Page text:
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Retrieving the output

Depending on your preferences, you can either retrieve the output from each completed task directly from each node in your pool; or you can choose to have all your nodes upload their results to Azure Storage, where you can retrieve their results together. The final output, a complete rendering of your 3D-image files, should be completed in a fraction of the time that sequential processing would require.

Azure Batch pricing

Azure Batch pricing is highly flexible. There is no charge for the Azure account itself. Batch only charges you for the resources consumed during batch jobs. These include VM processing, which is charged at Azure’s standard rate, and data/application storage. The pricing structure is pay-as-you-go, with no up-front or termination fees. Cost management tools are free.

Tackling data-intensive workloads with Azure Batch

Thanks to the recent rise of cloud computing, any individual or enterprise that wants to process and analyze high-volume, data-intensive workloads at practically any scale can now do so. As outlined above, choosing Azure Batch comes with at least three clear benefits. First, Azure Batch provides the flexibility to work with either the Windows .NET framework or any of three flavors of Linux. Second, your apps can run more efficiently on separate, parallel compute nodes in the Azure cloud. Third, you can scale by orders of magnitude as Azure’s highly flexible pool of compute nodes automatically scales with your needs. As the example of 3D-image rendering illustrates, Azure Batch follows a straightforward, intuitive setup and management process. Simply upload your input data and application code to Azure Storage; direct Azure Batch to create a pool of compute nodes; create a batch job with component tasks; monitor the job’s progress as the compute nodes run their separate, parallel tasks; and finally retrieve the output when the batch job is complete. Remarkably, all of this processing power and flexibility comes with no up-front costs or termination fees whatsoever, allowing you to take on large-scale, compute-intensive workloads with confidence.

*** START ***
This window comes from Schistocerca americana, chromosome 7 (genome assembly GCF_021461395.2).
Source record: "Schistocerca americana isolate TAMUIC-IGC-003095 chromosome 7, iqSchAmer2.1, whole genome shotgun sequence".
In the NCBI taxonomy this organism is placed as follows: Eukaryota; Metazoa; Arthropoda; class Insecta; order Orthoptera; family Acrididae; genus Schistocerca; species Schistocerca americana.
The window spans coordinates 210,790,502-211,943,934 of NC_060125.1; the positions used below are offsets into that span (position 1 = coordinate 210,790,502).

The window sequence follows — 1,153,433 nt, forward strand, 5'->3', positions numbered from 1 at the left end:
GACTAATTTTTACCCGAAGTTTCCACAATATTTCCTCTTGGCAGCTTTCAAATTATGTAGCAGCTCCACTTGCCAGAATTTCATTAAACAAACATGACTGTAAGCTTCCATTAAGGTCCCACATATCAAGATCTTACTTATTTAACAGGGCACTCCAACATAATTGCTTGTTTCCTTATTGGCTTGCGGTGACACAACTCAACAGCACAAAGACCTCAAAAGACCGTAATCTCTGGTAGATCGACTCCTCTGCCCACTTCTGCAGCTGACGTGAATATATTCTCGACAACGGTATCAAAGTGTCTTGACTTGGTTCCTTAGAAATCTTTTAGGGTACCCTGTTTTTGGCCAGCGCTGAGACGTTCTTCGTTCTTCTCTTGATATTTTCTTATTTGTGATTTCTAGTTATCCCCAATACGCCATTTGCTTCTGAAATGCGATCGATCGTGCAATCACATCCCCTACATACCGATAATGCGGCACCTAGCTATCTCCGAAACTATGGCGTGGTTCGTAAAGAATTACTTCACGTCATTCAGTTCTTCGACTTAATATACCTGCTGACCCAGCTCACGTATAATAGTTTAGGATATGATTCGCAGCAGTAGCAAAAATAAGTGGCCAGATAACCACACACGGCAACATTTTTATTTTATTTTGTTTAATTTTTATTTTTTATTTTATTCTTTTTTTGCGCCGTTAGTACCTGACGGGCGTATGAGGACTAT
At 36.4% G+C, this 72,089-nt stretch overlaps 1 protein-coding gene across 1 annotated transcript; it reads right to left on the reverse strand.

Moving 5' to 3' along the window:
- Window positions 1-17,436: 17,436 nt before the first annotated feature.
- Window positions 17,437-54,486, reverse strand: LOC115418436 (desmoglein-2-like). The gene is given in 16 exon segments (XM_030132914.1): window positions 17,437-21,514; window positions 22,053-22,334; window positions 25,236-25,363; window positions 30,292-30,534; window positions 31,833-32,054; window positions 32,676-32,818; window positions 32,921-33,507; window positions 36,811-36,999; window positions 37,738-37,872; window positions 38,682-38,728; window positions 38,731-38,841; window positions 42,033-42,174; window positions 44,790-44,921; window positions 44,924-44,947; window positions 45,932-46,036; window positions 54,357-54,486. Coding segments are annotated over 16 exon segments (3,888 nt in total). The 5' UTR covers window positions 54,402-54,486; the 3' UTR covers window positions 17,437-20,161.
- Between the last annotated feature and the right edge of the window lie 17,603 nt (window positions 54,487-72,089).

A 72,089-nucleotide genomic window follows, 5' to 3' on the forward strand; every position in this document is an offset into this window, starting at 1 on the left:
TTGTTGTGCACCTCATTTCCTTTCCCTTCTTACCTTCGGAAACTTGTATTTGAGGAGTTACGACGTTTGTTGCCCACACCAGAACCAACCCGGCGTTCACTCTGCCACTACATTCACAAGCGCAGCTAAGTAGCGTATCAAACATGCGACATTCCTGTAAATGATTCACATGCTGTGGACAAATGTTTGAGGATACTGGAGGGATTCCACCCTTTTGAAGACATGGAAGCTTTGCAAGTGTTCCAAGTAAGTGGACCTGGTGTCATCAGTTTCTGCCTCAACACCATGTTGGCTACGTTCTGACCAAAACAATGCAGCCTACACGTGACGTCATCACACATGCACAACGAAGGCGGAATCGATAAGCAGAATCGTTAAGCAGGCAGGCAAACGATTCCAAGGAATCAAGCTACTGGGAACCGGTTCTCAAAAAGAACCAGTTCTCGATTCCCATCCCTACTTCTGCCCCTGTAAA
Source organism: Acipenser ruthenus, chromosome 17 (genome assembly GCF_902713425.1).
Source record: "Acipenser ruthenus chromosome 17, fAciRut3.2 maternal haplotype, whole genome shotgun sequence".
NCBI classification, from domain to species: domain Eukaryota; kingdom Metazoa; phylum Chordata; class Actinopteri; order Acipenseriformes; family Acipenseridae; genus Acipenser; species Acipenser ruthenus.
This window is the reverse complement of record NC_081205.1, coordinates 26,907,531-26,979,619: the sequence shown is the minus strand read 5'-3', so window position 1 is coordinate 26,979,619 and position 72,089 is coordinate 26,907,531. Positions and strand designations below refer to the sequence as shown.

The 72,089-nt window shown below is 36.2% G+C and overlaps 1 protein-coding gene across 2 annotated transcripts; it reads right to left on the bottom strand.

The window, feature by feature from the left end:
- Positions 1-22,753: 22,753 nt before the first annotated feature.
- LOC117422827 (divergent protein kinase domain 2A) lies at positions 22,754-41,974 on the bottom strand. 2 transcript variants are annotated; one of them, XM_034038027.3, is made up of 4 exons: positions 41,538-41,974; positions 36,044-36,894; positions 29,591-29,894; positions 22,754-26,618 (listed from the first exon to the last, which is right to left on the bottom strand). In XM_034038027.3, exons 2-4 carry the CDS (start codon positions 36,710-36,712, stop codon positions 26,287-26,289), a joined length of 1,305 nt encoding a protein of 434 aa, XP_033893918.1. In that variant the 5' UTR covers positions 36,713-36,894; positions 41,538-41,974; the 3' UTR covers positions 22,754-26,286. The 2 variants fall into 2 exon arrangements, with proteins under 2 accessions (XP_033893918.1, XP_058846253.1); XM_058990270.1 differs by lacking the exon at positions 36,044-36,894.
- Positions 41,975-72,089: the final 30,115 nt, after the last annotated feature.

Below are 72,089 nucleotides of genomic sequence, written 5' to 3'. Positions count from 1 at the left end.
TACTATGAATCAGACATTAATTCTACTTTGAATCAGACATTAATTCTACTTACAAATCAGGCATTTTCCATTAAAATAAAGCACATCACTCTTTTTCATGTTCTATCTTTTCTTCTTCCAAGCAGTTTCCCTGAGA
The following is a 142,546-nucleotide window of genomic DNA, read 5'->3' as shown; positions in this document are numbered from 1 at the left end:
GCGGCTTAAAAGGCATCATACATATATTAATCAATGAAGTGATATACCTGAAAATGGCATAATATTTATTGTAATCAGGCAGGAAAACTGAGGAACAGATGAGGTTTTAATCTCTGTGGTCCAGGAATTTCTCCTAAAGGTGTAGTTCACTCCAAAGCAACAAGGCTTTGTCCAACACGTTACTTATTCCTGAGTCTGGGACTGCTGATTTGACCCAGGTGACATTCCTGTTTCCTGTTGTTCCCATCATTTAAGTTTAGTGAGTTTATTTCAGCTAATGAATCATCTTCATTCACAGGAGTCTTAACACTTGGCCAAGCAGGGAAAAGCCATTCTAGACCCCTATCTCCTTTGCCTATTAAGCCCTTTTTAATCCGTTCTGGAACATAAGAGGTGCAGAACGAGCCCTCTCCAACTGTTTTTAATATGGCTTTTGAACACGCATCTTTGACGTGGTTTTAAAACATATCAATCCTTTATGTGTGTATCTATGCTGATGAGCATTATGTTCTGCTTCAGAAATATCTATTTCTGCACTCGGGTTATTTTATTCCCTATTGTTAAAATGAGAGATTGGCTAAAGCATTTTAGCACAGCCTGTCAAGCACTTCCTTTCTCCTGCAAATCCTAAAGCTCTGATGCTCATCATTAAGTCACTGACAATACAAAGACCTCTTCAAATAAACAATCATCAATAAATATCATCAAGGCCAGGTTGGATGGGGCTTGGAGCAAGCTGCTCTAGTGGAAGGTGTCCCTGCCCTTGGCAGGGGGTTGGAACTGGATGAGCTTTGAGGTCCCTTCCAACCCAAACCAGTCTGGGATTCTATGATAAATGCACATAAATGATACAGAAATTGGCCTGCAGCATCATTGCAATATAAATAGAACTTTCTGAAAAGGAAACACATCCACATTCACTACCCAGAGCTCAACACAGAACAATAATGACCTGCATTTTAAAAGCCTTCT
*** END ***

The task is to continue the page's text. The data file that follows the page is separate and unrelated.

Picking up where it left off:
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About Paul William

Throughout my career, I have been a contributor for several tech-companies as a technical writer. I have also written business plans, product development roadmaps and dozens of online newsletters. In terms of my writing strengths, my strongest categories are IT, startups, science and real estate. I bring a wealth of knowledge around technology, the cloud and IT and I enjoy writing about these topics.